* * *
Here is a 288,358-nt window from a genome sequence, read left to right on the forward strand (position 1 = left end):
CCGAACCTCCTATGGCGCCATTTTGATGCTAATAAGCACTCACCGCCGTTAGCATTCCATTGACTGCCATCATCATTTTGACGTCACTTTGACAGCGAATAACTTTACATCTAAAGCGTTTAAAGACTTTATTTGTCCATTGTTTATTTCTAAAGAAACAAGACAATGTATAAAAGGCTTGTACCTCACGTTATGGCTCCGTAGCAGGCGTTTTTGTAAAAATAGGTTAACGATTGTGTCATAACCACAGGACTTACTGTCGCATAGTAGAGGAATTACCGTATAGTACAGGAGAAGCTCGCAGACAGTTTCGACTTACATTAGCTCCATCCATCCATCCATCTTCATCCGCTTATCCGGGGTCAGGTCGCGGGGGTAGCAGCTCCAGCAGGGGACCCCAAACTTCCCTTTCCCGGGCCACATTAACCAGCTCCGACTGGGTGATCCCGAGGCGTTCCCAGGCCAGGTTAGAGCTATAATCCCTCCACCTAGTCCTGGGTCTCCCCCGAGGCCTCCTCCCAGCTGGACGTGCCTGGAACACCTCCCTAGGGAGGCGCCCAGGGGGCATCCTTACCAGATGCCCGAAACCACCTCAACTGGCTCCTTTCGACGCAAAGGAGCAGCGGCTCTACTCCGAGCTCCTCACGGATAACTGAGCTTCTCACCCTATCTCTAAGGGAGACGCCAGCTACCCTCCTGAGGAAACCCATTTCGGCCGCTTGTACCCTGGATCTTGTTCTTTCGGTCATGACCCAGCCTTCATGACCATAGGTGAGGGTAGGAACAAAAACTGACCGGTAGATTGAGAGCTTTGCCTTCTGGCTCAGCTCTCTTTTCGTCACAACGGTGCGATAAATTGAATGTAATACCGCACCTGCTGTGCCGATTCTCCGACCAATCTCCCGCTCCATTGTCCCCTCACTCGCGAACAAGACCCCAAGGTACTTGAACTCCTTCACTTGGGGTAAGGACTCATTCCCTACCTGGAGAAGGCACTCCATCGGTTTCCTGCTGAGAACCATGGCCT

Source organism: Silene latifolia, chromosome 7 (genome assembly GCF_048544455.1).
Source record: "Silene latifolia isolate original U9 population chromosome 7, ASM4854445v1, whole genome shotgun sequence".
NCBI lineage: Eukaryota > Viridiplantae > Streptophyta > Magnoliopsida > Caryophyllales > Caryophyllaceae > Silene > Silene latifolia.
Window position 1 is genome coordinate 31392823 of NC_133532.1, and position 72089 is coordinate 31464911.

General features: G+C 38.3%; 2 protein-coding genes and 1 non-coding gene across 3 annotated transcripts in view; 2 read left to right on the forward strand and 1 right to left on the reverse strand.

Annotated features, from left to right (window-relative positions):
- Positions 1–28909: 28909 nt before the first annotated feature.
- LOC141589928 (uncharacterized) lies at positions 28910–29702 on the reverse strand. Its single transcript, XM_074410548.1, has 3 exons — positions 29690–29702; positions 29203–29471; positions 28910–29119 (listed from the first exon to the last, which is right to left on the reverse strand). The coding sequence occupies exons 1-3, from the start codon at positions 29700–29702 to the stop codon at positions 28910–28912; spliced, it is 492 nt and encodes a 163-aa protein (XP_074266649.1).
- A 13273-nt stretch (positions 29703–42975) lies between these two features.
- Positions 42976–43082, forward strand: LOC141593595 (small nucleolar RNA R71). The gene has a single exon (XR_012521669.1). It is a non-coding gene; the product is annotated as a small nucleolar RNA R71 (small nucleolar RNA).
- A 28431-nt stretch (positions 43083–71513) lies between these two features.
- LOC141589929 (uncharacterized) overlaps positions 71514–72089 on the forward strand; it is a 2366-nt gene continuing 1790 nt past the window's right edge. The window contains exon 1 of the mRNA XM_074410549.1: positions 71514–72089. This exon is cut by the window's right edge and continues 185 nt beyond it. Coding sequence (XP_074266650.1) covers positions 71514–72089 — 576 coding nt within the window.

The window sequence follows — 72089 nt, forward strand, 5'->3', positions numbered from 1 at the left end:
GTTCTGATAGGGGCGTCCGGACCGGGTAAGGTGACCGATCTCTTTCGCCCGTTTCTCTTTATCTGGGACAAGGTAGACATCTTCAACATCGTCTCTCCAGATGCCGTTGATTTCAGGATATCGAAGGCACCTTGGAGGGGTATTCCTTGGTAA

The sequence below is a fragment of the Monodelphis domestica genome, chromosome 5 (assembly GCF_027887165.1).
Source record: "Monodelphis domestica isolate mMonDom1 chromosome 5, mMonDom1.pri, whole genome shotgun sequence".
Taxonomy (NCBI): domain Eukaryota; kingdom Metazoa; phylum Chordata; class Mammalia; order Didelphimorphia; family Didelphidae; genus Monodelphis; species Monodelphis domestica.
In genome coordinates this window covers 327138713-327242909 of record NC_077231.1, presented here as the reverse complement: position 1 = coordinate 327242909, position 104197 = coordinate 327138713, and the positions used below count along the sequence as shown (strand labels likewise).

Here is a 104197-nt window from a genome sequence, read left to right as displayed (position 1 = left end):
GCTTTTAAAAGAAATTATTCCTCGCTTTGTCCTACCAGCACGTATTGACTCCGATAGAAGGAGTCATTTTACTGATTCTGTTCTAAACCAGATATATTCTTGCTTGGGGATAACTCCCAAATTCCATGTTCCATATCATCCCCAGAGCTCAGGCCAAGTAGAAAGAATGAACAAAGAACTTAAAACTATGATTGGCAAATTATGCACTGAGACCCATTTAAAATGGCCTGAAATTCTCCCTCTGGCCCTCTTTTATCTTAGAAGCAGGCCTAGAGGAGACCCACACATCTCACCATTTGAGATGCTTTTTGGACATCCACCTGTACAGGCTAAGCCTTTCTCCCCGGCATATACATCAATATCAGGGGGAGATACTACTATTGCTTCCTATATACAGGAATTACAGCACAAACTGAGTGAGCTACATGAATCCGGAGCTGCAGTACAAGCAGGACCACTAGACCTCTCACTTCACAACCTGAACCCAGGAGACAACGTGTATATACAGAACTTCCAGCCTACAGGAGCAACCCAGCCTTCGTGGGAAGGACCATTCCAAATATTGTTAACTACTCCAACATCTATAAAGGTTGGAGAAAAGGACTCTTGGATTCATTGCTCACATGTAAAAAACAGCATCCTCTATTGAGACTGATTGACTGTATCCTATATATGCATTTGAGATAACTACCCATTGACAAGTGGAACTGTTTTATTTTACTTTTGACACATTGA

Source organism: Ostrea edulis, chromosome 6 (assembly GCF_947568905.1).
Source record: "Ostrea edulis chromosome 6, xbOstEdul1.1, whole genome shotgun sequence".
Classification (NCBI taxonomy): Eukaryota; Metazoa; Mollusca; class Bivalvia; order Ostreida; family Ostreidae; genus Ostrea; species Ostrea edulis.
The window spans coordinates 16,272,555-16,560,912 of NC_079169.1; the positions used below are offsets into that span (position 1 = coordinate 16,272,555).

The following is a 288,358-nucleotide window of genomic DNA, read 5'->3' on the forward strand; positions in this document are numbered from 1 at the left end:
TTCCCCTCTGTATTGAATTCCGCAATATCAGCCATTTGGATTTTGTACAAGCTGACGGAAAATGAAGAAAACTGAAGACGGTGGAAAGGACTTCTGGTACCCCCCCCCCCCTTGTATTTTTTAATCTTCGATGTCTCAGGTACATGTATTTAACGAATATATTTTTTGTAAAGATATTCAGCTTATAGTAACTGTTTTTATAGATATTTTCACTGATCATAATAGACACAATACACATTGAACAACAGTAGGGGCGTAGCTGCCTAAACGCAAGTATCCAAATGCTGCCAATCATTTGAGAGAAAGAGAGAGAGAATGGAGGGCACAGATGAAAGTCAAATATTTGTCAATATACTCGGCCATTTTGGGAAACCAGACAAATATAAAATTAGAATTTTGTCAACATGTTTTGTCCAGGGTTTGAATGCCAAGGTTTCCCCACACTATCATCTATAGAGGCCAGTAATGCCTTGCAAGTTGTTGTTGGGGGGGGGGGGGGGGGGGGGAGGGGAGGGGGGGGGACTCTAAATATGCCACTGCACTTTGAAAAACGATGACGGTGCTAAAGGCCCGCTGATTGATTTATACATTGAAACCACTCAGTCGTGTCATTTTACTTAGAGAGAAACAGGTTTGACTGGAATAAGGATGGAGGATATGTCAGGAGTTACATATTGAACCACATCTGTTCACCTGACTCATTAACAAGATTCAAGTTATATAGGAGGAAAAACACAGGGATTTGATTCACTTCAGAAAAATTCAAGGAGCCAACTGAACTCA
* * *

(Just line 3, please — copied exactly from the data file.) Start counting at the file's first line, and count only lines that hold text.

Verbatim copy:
Source organism: Silene latifolia, chromosome 7 (genome assembly GCF_048544455.1).